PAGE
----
Where the Dead Sit Talking (2018)
Brandon Hobson
"Weird and intimate, like Ottessa Moshfegh's Eileen, Where the Dead Sit Talking takes us to a strange, dangerous place normally kept hidden. From the opening hook, with the unhurried authority of a master, Brandon Hobson initiates the reader into the secret lives of lost and unwanted teenagers trying to survive in an uncaring world. Creepy, sad, yet queerly thrilling."
Country Dark (2018)
Chris Offutt
"Like the late, great Larry Brown and the late, great William Gay, Chris Offutt delivers a hardscrabble, mythic South with a laconic voice that turns sly to describe the follies of Man...Country Dark is a smart, rich country noir."
How to Be Safe (2018)
Tom McAllister
"Vicious, hilarious, shocking and sad, How to Be Safe is biting political satire that levels its targets, soft and hard. Tom McAllister's vision of a violent, pious, hysterical America is worthy of Denis Johnson, Margaret Atwood and, yes, Mark Twain."
Fury From the Tomb (2018)
(Institute for Singular Antiquities, book 1)
SA Sidor
"Steven Sidor keeps the pacing piano-wire taut and selects his words with a vivisectionist’s diabolical care."
The Cabin at the End of the World (2018)
Paul Tremblay
"Think The Desperate Hours meets 10 Cloverfield Lane, but way, way stranger. With The Cabin at the End of the World, Paul Tremblay gives us a gloriously claustrophobic and gory tale of faith and paranoia. Signs and wonders and homemade battle-axes, oh my!"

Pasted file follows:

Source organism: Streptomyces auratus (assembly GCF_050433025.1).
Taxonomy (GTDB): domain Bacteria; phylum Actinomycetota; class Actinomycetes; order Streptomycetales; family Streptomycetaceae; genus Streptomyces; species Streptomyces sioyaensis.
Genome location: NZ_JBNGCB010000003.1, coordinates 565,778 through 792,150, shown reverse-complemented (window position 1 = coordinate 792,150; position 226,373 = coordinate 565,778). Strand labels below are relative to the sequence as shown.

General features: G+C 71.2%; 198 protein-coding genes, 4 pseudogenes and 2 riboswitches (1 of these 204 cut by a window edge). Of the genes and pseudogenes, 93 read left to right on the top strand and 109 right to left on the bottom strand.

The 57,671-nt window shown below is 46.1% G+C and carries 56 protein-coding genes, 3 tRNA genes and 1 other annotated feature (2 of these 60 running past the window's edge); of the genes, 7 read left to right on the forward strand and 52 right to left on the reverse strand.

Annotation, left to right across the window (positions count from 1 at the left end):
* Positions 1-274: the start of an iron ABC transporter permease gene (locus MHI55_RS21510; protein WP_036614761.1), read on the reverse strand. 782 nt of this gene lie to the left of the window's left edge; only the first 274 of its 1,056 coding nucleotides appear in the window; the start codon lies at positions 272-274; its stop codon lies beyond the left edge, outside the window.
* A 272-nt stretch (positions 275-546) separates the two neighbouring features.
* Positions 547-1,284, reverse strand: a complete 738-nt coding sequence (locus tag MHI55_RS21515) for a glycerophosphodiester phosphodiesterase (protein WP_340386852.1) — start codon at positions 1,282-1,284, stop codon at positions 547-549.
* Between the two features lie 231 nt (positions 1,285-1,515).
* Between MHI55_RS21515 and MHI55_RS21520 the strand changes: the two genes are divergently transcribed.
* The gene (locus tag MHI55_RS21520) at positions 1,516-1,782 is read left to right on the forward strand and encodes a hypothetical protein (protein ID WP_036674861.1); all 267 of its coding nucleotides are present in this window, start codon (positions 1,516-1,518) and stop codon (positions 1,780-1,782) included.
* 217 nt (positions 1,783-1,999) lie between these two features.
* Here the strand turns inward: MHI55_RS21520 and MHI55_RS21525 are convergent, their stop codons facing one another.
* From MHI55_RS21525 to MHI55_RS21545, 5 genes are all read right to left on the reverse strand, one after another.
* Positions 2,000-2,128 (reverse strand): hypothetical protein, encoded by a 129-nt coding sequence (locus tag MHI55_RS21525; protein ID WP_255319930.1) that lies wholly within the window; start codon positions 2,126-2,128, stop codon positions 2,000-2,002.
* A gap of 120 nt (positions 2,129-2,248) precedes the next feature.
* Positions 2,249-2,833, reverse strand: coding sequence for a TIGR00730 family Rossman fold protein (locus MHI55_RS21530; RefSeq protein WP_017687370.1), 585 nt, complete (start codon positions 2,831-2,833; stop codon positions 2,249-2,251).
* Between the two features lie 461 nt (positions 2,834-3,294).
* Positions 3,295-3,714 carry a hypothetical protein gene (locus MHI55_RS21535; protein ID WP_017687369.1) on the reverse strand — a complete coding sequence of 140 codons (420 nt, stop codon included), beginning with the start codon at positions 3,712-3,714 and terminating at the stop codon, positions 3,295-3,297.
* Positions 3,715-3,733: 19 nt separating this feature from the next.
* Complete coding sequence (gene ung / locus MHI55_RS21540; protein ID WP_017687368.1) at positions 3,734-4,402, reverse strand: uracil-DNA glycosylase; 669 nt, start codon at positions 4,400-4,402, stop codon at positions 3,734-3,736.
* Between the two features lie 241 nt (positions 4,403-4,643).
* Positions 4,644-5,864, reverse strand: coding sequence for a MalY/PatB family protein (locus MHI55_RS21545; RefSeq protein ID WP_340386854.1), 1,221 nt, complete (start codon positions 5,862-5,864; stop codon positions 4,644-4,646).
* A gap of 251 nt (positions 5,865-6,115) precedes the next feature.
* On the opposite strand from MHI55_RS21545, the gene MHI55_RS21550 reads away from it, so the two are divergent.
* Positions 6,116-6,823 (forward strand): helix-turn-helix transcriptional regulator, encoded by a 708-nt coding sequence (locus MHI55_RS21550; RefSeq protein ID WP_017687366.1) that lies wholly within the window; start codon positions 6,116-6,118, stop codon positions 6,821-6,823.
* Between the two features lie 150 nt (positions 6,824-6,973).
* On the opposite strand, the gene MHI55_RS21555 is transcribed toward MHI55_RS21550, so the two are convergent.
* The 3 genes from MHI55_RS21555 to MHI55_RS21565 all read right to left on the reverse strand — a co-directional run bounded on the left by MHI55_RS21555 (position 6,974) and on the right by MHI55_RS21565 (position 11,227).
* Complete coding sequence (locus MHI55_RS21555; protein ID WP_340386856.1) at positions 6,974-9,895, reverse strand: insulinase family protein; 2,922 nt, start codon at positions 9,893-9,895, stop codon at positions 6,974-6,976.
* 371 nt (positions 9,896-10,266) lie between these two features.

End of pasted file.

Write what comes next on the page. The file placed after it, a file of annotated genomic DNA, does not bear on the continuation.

The Girl From Blind River (2018)
Gale Massey
"Smart, sharp and fast, Gale Massey's thriller ratchets up the action, making the reader lean forward till the turn of her last card."
Afterlife (2020)
Julia Alvarez
"From the very beginning, Julia Alvarez has proven herself a wise and funny writer with a sharp eye and ear for the joys and obligations of love and family. Now, in Afterlife, she applies her gifts to last things, as her Antonia struggles to move beyond the consolations of poetry and embrace the buzzing, blooming confusion of the world again."
The Engineer's Wife (2020)
Tracey Enerson Wood
"Who really built the Brooklyn Bridge? With its spunky, tough-minded heroine and vivid New York setting, The Engineer's Wife is a triumphant historical novel sure to please readers of the genre. Like Paula McLain, Tracey Enerson Wood spins a colorful and romantic tale of a storied era."
The Heebie-Jeebie Girl (2020)
Susan Petrone
"The simple, desperate act that opens The Heebie-Jeebie Girl quickly turns complicated and dangerous. Susan Petrone has penned an open-hearted love letter to a still-proud city whose mills and bars used to operate around the clock, where jobs are scarce and people dream of hitting the lottery. A novel of magic and miracles, contrition and forgiveness, it's fitting that its hero, who can pick lucky numbers out of thin air, is named Hope. As Youngstown itself says: 'Some cities will chew you up and spit you out. Not me.'"
A Ritchie Boy (2020)
Linda Kass
"From Vienna during the Anschluss to booming post-war Columbus, Linda Kass has done her homework. Half historical novel, half family saga, A Ritchie Boy will charm readers who loved All the Light We Cannot See."